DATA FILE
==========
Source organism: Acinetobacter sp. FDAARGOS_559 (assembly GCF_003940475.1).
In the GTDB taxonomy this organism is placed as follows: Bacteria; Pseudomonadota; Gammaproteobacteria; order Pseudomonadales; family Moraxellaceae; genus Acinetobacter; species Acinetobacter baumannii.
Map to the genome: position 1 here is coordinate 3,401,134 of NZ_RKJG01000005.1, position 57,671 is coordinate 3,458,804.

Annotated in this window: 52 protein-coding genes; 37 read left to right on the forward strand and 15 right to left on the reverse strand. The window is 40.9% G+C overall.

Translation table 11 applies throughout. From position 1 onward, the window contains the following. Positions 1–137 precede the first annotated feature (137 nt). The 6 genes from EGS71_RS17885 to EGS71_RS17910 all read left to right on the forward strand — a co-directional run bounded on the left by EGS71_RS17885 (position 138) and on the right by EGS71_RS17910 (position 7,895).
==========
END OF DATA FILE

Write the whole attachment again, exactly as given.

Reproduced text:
Source organism: Acinetobacter sp. FDAARGOS_559 (assembly GCF_003940475.1).
In the GTDB taxonomy this organism is placed as follows: Bacteria; Pseudomonadota; Gammaproteobacteria; order Pseudomonadales; family Moraxellaceae; genus Acinetobacter; species Acinetobacter baumannii.
Map to the genome: position 1 here is coordinate 3,401,134 of NZ_RKJG01000005.1, position 57,671 is coordinate 3,458,804.

Annotated in this window: 52 protein-coding genes; 37 read left to right on the forward strand and 15 right to left on the reverse strand. The window is 40.9% G+C overall.

Translation table 11 applies throughout. From position 1 onward, the window contains the following. Positions 1–137 precede the first annotated feature (137 nt). The 6 genes from EGS71_RS17885 to EGS71_RS17910 all read left to right on the forward strand — a co-directional run bounded on the left by EGS71_RS17885 (position 138) and on the right by EGS71_RS17910 (position 7,895).